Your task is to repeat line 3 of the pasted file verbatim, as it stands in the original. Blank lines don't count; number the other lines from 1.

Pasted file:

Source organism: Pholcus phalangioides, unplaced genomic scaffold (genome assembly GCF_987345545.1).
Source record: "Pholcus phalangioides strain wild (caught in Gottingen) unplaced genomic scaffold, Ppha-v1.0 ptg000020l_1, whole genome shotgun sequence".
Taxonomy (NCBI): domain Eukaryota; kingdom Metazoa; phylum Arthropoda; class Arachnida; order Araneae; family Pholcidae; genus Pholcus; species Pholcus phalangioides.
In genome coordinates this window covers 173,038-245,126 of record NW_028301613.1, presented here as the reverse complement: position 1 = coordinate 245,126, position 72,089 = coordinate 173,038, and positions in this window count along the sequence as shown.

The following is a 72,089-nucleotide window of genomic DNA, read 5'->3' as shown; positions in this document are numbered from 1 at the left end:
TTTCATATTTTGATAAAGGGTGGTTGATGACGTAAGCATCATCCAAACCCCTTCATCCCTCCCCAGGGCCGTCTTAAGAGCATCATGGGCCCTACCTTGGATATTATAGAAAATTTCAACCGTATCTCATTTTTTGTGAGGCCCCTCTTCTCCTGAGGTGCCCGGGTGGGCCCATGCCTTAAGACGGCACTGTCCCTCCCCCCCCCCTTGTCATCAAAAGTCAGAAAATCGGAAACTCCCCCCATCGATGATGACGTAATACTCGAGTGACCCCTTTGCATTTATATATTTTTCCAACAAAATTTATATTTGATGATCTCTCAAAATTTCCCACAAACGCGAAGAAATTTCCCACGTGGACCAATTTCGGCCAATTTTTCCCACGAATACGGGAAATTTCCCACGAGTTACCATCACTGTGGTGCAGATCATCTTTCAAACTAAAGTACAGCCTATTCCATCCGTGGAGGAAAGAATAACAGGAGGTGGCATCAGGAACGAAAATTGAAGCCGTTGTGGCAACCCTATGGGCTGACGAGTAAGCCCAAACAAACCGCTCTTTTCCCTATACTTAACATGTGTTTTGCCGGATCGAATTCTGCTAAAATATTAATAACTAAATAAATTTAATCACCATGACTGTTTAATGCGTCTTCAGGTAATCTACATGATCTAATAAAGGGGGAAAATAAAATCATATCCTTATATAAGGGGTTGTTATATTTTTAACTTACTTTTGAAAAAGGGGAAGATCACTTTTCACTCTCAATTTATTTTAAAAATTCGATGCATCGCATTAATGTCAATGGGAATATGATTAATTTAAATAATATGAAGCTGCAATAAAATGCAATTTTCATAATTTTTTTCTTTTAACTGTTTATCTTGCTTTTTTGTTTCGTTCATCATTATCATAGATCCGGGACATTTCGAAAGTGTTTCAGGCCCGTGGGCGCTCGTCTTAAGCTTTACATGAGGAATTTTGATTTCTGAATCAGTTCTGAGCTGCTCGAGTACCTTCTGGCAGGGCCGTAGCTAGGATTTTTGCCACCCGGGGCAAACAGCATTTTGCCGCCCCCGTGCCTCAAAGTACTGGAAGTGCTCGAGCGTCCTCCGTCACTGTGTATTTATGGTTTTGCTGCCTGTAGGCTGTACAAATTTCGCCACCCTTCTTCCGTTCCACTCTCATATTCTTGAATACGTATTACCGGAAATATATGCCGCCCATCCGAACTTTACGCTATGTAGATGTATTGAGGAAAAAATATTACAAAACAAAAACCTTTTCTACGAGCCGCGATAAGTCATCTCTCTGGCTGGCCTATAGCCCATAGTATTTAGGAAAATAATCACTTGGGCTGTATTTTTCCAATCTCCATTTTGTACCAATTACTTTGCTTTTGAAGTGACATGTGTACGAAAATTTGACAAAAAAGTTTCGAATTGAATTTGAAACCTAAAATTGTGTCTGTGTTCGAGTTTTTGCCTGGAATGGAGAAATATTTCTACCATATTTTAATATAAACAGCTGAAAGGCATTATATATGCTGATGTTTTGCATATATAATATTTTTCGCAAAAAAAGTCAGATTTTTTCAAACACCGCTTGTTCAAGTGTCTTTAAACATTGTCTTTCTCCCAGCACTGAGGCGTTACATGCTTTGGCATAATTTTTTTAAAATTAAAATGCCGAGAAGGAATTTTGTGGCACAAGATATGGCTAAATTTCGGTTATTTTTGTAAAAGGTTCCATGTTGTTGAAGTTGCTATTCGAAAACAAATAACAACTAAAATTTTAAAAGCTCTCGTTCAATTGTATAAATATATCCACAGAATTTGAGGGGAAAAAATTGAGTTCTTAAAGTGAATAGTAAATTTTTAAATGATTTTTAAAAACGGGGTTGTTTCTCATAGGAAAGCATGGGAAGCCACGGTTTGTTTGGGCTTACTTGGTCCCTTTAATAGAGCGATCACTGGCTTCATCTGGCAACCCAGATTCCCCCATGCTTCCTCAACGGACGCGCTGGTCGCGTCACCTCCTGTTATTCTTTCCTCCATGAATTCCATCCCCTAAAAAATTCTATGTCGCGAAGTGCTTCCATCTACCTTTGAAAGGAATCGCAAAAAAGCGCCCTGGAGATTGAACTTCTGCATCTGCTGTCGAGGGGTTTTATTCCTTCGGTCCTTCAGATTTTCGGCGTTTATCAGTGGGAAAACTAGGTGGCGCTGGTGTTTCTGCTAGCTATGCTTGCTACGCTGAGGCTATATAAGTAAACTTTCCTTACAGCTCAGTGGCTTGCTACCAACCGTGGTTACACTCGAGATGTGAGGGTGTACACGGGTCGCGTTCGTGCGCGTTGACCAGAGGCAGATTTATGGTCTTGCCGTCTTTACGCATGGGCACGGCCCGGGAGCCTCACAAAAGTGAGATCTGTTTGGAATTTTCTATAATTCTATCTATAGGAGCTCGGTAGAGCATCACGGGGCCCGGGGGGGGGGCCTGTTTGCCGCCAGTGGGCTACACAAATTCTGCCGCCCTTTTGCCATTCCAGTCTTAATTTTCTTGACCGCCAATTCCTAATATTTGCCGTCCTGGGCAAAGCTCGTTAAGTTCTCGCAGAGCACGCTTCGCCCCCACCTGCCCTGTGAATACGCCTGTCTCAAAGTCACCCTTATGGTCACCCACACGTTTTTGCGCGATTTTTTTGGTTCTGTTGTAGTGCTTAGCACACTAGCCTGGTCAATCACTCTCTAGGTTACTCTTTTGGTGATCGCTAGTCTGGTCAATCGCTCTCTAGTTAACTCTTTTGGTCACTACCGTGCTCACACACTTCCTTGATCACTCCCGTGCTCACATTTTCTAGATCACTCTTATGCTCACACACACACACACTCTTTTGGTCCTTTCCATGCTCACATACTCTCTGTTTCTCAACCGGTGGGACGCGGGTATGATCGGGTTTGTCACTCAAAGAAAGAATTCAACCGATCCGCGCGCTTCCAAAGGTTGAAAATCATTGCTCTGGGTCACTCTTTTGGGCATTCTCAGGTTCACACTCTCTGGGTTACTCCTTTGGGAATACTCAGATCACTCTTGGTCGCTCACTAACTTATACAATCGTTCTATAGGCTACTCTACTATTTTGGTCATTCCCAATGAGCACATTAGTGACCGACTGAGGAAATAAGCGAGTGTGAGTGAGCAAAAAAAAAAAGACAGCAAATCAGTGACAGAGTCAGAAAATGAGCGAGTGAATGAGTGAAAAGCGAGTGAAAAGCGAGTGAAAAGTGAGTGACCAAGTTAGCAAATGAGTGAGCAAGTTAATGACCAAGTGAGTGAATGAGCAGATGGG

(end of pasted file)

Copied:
Taxonomy (NCBI): domain Eukaryota; kingdom Metazoa; phylum Arthropoda; class Arachnida; order Araneae; family Pholcidae; genus Pholcus; species Pholcus phalangioides.